Like most candidates, Doug Richards has a section on his campaign website devoted to personal information. But if you go to that section — just click on “Meet Doug” — you’ll notice it gets a lot more personal than most campaign bios.
Scroll past today’s defense of the Republican 26th Legislative District House candidate’s military record against claims he’s inflating it, and you’ll find a letter from Doug’s wife, Whitney Richards, with some information about his past:
First, 21 years ago at the age of 20, he was charged for a misdemeanor 4th degree assault for domestic violence while we were married. After reviewing the facts of the case, the Judge dismissed the charge and had the cause removed.
It’s not clear in the letter, but Richards said in an interview he pleaded guilty to the charge.
The judge agreed to a deferred disposition that would wipe his conviction from most records as long as Richards didn’t commit another crime. Richards wouldn’t explain the circumstances behind the charge, saying it would “reopen old wounds.”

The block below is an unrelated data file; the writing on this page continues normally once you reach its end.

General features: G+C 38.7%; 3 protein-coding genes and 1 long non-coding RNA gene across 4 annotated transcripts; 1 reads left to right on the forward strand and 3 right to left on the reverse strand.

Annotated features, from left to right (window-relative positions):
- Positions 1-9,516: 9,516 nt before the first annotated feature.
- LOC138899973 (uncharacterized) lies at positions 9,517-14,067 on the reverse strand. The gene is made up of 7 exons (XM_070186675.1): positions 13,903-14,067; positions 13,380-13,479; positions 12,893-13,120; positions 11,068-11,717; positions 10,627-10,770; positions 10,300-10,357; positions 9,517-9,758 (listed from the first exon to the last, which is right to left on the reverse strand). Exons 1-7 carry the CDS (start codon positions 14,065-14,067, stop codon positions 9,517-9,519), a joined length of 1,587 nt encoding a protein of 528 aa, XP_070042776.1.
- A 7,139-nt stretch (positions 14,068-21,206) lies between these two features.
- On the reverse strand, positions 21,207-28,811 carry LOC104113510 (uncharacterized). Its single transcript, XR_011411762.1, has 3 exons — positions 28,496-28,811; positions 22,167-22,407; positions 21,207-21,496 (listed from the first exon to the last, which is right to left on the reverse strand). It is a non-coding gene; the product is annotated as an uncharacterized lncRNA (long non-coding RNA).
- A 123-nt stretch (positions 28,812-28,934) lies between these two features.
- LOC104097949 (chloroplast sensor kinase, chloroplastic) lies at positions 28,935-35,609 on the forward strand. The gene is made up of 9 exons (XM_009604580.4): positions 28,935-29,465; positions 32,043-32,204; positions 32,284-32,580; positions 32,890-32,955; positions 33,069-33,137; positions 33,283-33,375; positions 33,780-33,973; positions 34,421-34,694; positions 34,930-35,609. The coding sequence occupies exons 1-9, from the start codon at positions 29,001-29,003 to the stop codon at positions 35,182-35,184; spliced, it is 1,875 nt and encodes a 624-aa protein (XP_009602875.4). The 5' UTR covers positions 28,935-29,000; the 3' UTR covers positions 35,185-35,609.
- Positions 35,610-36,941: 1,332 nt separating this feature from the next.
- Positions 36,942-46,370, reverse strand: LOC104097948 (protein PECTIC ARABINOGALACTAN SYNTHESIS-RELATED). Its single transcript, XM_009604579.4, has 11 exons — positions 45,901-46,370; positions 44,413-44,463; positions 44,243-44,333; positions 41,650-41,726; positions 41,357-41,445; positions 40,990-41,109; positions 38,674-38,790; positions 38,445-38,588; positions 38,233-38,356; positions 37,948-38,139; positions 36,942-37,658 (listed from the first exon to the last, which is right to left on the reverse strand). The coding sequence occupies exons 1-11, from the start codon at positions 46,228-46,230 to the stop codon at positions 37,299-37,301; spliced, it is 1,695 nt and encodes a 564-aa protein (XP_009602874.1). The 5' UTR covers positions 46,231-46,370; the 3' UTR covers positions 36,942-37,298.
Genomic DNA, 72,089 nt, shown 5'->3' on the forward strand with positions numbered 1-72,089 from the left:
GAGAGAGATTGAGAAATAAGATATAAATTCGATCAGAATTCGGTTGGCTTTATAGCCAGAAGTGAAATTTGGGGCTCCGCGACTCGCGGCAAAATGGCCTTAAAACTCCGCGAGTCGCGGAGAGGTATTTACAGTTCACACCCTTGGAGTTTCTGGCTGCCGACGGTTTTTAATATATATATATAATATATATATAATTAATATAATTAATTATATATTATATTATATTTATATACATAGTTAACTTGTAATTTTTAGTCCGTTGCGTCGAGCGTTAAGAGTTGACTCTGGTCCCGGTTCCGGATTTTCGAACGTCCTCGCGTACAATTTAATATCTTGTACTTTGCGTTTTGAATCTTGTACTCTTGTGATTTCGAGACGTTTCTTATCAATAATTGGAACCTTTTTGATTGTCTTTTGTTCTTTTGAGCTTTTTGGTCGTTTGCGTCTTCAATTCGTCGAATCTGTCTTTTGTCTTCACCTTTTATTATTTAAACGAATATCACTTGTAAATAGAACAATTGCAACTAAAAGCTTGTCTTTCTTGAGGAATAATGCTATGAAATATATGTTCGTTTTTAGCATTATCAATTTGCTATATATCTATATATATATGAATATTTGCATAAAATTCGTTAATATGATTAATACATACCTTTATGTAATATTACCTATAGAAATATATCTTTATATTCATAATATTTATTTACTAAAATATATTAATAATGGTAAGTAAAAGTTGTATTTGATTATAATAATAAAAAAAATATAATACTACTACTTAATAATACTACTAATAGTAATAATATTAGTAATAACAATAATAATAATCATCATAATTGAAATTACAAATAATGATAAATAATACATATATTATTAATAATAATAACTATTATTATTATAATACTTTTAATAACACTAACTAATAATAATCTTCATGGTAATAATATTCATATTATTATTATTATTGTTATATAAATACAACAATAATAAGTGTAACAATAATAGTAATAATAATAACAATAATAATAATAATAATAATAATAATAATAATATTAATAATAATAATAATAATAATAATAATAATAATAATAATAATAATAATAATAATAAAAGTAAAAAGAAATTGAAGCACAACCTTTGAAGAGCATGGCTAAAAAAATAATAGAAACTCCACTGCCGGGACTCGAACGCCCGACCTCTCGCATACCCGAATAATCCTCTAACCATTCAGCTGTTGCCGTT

Richards and his wife divorced around the same time, but he said that didn’t have anything to do with the domestic violence case. They later remarried. Whitney Richards says in her letter:
I am proud to say that we have been happily married for over 20 years raising our four children. He has been nothing but a kind, loving husband whom I am extremely proud of. The record of the charge remains public and has been known to most who know us, including his employer, South Kitsap Fire Rescue, which requires background checks every four years for his state emergency medical technician license renewal.
She goes on to talk about a house Richards built and owns that is now facing foreclosure.
Richards is getting out in front of something that probably would have come out anyway. An e-mailer provided me today with details about Richards’s conviction, saying she had also given the information to his opponent, Democratic Rep. Larry Seaquist.
Richards said he put out the information to promote transparency in campaigning and because he expected attacks. “We’re all human, and we all have errors in our past,” he said. “I realized they’re going to find anything they can to discredit you.”